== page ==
Singer, songwriter, guitarist, Hannah Miller, will release her self titlled album this week The album was recorded at Nashville’s Sputnik Sound with producer Mitch Dane.
In a recent press release, Hanna speaks of the album after the birth of her first child, and says that she is moving away from “coffeehouse-friendly songs that filled her previous releases in favor of something louder, livelier and more indebted to the sweep and swell of a full backup band.”
“I couldn’t be more excited about this record,” Miller says. “It’s been a long time coming, and I’m so happy to release something that is really reflective of my growth over the last few years—both artistically and personally.”
Hannah tells us more about the album in our interview below.
The self-titled album is due out in just a few short weeks. It’s said to be a transition from your previous works. Can you share with us a little about your new album Hannah Miller and what fans can expect to hear?
It is a little more groovy, with more of an emphasis on hooks and musical parts than some of my previous work.
I hear influences of Lana del Rey in your new album. Who and what were some of your influences for the writing of the tracks on this album?
Well, the way her voice is treated, with all that reverb, actually was a reference point for how we approached my vocal tracks. But as far as influences on the writing itself, I’d say some of those were Ryan Adams, Damien Jurado, and Tom Petty.
The album was recorded at Sputnick Sound in Nashville with producer Mitch Dane. Tell us about the recording process and more about the band members.
I love Sputnik, it’s a great cozy space with a swing in the tracking room! We had an amazing band of musicians come in and track all the instrument parts in two days, they were just stellar. It’s always really cool watching/listening as your songs take shape.
The album is full of soulful, thought-provoking songs. If you had to pick one as your favorite, which one would it be?
Hmmm, either “Fighting” or “You Don’t Call.”
Your single “Promise Land” was featured on the 60 Minutes YouTube video by Danny Cooke which was a prepared for a TV special on the 25th anniversary of the Chernobyl nuclear disaster that went viral. How did that come about?
That was a complete surprise to me. I didn’t know anything about it until I started getting a lot of email and FB requests for the song, which was unreleased at the time. Folks were wanting to know where they could buy it! So we released it as quickly as we could 🙂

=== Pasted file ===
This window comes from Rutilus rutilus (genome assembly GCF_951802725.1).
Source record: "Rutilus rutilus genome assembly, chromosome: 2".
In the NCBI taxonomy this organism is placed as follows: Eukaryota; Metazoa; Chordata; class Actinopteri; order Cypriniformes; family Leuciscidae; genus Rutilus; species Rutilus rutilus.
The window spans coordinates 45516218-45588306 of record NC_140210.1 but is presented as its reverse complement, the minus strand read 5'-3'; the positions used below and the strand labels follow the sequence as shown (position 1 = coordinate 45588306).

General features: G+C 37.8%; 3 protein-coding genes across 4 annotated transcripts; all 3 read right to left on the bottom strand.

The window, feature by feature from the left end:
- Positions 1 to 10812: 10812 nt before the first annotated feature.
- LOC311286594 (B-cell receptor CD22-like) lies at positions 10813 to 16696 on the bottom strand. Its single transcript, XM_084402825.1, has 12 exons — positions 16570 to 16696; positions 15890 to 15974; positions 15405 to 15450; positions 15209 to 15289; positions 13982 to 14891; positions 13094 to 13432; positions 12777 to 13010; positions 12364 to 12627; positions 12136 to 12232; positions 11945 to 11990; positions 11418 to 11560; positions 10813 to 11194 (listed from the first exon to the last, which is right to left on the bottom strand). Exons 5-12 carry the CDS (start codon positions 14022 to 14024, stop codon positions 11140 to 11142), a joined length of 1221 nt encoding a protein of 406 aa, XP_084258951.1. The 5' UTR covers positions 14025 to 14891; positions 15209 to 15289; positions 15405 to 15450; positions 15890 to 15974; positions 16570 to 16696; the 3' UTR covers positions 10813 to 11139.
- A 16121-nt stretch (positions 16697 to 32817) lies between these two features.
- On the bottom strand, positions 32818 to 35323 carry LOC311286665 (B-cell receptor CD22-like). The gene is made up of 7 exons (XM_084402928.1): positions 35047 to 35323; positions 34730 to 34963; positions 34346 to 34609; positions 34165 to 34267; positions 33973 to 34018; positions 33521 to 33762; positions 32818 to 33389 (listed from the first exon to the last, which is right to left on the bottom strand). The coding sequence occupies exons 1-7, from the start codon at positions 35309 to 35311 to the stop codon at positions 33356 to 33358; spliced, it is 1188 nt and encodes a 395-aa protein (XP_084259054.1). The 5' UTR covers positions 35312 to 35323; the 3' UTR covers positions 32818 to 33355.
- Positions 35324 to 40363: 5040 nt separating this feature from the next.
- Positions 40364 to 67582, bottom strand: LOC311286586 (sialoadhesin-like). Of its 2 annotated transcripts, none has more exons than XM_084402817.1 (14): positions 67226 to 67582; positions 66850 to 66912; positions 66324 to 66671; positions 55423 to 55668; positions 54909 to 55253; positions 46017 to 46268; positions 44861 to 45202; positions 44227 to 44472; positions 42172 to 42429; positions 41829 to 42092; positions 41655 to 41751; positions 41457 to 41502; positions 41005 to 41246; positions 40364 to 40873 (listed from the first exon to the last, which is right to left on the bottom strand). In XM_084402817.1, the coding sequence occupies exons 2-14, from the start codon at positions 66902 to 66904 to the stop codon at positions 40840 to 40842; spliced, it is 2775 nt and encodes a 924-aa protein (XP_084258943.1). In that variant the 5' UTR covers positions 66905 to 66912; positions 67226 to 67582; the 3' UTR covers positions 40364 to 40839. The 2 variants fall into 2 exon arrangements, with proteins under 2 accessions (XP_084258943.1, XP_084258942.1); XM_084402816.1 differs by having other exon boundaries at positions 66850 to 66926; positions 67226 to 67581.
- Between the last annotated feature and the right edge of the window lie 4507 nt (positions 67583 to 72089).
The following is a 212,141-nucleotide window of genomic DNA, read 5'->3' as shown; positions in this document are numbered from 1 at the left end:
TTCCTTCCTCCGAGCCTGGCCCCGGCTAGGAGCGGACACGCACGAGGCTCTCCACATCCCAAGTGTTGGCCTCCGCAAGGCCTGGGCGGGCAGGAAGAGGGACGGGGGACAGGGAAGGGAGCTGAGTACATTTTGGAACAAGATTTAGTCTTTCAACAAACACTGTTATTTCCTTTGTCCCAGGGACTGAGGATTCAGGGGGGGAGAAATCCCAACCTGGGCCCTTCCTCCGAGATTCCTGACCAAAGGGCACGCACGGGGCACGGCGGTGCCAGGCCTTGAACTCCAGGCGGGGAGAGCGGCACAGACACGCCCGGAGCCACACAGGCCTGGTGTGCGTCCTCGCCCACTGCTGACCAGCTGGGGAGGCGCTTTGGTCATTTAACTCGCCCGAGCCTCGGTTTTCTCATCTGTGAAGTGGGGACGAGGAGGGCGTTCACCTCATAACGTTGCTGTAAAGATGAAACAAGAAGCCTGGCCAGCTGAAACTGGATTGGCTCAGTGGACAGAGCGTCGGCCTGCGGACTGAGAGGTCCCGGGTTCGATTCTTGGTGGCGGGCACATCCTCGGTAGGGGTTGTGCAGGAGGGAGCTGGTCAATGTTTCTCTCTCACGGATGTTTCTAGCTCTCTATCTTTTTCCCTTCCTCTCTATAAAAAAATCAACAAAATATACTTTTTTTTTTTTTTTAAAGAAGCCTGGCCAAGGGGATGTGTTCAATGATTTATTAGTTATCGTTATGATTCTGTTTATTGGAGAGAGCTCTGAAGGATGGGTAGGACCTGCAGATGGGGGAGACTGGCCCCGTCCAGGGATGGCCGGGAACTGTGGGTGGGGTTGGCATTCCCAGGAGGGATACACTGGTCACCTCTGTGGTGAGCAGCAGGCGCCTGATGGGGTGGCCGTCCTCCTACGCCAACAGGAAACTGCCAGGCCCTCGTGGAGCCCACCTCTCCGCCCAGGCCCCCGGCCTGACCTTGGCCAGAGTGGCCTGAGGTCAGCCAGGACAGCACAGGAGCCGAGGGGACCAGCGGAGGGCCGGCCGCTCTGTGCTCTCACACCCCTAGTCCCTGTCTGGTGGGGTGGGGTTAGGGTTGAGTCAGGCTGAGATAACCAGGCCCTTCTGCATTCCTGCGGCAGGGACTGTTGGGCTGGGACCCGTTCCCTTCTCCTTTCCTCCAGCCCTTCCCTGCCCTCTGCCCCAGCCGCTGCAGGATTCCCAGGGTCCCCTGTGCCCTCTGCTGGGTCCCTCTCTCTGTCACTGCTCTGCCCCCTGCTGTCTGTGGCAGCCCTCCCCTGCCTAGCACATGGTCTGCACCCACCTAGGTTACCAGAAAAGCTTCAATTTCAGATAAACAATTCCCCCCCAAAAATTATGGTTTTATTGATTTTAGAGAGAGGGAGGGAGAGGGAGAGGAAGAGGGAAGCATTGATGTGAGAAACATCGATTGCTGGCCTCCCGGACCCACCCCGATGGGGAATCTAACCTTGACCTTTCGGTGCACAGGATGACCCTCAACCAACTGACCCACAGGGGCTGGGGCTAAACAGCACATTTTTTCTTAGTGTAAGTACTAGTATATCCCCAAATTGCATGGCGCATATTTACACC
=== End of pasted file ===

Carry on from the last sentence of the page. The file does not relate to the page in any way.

We’d like to learn a little about your background. How did you get involved in music and who were some of your early musical influences?
I started writing songs at a very early age, then taught myself some guitar chords in high school. My early influences were Simon and Garfunkel, Bob Dylan and early ’80s era Amy Grant.
When did you begin pursuing music as a career?
After college, I was working full time in retail at an arts and crafts store, and just one day thought, “What am I doing? I’ve always said I was going to be a singer/musician when I grow up’… what am I waiting for?!” So I quit that job, started waiting tables part time, and traveling all over singing my early songs and playing shows in coffee shops and random bars.
How do you feel your music has changed over your career?
I definitely think I’ve grown as a writer and a singer. It took a while for me to find my own voice or to carve out my own approach. I feel like I’ve got a sound now that is recognizable as mine, and it took a while to develop that.
Some people write a lyric and put a melody to it, while others start with a melody. What approach do you take?
It can be both, but usually melody first, then build lyrics around that.
Now a new mother, how are you juggling being a parent and a traveling/recording artist?
Well, the traveling has been reduced a bit – but I have found some great resources here in Nashville for childcare, so that allows me to still spend some time recording/writing, and there’s always the grandparents who are more than happy to come visit when I have work in town, or to lend a hand while we are traveling.
One piece of advice you would like to share with aspiring young artists?
I always say, cliché but true – Never Give Up. And keep writing. Writing is the most important thing.
FIVE FUN QUESTIONS
Top 3 songs on your playlist:
Acckkk…I’m a big NPR listener. I need to listen to more music!
If I could perform with anyone, it would be:
My first gig was:
At a coffee shop, of course.
One thing people don’t know about me is:
I hate mayonnaise.
In one word, music to me is:
To connect with Hannah Miller: